Huawei Marine Systems, in which Huawei holds a 51 percent stake, lays undersea fiber optic cables between continents in much the same way that Microsoft, Facebook, and Google have been doing. It was established in 2009 and has laid more than 50,000km of cable across 90 projects, according to its website. In recent times, however, the toxicity of Huawei’s reputation as an alleged Chinese spying facilitator has made it increasingly difficult for Huawei Marine Systems to win contracts, as the FT reports. That reports cites Fergus Hanson from the International Cyber Policy Centre at the Australian Strategic Policy Institute, who says “It’s becoming a more difficult environment when trying to negotiate deals to build cables because [Huawei] is so much in the spotlight.”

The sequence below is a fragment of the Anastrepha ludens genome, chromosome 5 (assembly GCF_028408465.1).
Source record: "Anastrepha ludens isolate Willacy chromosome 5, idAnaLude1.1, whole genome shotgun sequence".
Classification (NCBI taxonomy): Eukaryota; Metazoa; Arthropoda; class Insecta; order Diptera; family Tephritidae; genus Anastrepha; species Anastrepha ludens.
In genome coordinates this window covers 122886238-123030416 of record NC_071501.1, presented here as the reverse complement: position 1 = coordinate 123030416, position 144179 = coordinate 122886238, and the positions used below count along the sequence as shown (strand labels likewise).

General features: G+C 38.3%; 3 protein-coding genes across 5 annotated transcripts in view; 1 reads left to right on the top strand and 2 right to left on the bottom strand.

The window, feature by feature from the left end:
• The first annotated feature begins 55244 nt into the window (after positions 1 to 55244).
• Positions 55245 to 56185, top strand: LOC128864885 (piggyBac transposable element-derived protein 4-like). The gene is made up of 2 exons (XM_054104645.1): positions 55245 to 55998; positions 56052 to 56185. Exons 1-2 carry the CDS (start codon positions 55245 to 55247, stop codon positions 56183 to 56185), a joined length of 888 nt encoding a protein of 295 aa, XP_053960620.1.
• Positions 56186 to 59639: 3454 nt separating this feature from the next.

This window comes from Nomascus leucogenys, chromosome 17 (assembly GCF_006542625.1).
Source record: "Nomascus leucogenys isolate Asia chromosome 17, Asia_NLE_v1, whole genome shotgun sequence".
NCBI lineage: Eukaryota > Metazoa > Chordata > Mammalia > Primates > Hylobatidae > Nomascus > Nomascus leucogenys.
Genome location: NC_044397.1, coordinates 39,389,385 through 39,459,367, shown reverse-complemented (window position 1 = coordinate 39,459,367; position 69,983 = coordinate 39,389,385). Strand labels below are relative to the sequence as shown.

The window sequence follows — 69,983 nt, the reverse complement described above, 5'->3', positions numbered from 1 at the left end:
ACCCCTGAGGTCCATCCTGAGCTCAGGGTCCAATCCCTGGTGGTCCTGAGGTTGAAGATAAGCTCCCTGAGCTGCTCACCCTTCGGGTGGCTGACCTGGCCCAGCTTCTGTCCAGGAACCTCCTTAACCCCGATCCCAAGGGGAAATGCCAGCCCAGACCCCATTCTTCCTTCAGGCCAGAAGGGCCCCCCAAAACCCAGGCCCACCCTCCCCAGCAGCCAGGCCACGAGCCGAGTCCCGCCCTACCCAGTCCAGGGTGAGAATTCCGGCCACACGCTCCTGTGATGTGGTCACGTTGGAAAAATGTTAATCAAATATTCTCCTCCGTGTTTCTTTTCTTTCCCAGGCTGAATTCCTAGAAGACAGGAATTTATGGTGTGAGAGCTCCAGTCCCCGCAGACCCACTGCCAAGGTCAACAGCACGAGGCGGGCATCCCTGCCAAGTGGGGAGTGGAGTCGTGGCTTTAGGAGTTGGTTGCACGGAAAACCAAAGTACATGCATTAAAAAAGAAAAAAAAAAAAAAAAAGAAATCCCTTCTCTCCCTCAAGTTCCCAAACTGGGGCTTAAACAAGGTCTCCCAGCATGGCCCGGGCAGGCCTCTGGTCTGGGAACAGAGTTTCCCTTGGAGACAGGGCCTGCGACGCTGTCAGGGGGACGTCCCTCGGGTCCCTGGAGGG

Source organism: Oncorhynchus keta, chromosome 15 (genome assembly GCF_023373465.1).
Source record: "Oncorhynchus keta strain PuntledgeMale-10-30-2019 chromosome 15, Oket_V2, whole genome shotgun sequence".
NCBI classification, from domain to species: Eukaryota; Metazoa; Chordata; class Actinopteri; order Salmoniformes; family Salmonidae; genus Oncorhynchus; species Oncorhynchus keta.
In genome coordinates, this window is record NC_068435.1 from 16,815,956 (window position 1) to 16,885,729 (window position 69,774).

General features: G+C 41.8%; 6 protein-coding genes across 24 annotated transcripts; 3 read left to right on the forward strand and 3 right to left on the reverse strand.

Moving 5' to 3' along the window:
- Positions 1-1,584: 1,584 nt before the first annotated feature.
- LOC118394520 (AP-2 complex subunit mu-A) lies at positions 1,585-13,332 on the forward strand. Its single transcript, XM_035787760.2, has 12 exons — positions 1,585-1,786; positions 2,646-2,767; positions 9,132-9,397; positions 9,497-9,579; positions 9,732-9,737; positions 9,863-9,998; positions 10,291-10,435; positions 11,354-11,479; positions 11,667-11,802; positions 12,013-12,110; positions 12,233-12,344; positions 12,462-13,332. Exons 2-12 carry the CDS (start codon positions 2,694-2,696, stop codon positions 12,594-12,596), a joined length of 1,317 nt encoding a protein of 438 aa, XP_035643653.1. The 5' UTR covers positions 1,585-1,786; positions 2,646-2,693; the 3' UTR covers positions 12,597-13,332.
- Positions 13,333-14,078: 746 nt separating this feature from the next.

Undersea cables are the backbone of global internet traffic. Huawei has been gaining share in the market dominated by U.S. firm SubCom, Japan’s NEC Corp and Europe’s Alcatel-Lucent, since Huawei Marine was established in 2008 as a joint venture with Britain’s Global Marine.
According to exchange filings, Hengtong Optic-Electric’s largest shareholder is privately owned Hengtong Group with a 15.66% stake. Hengtong Group’s founder and owner Cui Genliang is the second-largest shareholder with 14.95%.
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Hengtong Group on its website said it is China’s biggest solutions provider in fiber-optic networks and smart electricity grids, with over 70 subsidiaries at home and abroad, including Indonesia-listed cable maker PT Voksel Electric Tbk.